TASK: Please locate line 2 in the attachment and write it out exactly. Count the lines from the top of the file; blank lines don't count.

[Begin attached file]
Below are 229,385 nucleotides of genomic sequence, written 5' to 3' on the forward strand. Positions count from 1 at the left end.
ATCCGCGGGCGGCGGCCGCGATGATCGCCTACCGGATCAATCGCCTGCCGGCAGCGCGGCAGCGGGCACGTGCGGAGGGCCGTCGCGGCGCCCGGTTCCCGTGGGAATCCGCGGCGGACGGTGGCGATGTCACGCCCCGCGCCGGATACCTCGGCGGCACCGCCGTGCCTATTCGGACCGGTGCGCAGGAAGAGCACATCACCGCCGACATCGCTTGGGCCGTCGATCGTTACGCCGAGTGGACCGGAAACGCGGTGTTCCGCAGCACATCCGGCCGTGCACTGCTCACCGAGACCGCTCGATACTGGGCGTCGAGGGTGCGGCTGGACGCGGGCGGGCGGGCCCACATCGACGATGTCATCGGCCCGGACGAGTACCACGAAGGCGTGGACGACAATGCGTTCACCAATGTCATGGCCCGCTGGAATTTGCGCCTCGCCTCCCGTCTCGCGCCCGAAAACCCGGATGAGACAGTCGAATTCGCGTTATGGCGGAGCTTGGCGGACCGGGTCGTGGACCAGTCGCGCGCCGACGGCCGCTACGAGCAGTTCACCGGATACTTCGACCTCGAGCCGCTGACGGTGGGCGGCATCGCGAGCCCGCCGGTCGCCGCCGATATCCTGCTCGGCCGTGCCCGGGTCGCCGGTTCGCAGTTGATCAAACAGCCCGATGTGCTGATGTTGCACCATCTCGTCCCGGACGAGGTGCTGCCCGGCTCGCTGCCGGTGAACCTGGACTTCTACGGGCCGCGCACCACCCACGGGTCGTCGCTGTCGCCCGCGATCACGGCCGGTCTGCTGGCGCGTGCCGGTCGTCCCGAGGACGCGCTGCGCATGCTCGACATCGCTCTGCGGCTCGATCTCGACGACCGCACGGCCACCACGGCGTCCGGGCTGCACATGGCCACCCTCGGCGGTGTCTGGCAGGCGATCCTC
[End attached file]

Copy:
ATCCGCGGGCGGCGGCCGCGATGATCGCCTACCGGATCAATCGCCTGCCGGCAGCGCGGCAGCGGGCACGTGCGGAGGGCCGTCGCGGCGCCCGGTTCCCGTGGGAATCCGCGGCGGACGGTGGCGATGTCACGCCCCGCGCCGGATACCTCGGCGGCACCGCCGTGCCTATTCGGACCGGTGCGCAGGAAGAGCACATCACCGCCGACATCGCTTGGGCCGTCGATCGTTACGCCGAGTGGACCGGAAACGCGGTGTTCCGCAGCACATCCGGCCGTGCACTGCTCACCGAGACCGCTCGATACTGGGCGTCGAGGGTGCGGCTGGACGCGGGCGGGCGGGCCCACATCGACGATGTCATCGGCCCGGACGAGTACCACGAAGGCGTGGACGACAATGCGTTCACCAATGTCATGGCCCGCTGGAATTTGCGCCTCGCCTCCCGTCTCGCGCCCGAAAACCCGGATGAGACAGTCGAATTCGCGTTATGGCGGAGCTTGGCGGACCGGGTCGTGGACCAGTCGCGCGCCGACGGCCGCTACGAGCAGTTCACCGGATACTTCGACCTCGAGCCGCTGACGGTGGGCGGCATCGCGAGCCCGCCGGTCGCCGCCGATATCCTGCTCGGCCGTGCCCGGGTCGCCGGTTCGCAGTTGATCAAACAGCCCGATGTGCTGATGTTGCACCATCTCGTCCCGGACGAGGTGCTGCCCGGCTCGCTGCCGGTGAACCTGGACTTCTACGGGCCGCGCACCACCCACGGGTCGTCGCTGTCGCCCGCGATCACGGCCGGTCTGCTGGCGCGTGCCGGTCGTCCCGAGGACGCGCTGCGCATGCTCGACATCGCTCTGCGGCTCGATCTCGACGACCGCACGGCCACCACGGCGTCCGGGCTGCACATGGCCACCCTCGGCGGTGTCTGGCAGGCGATCCTC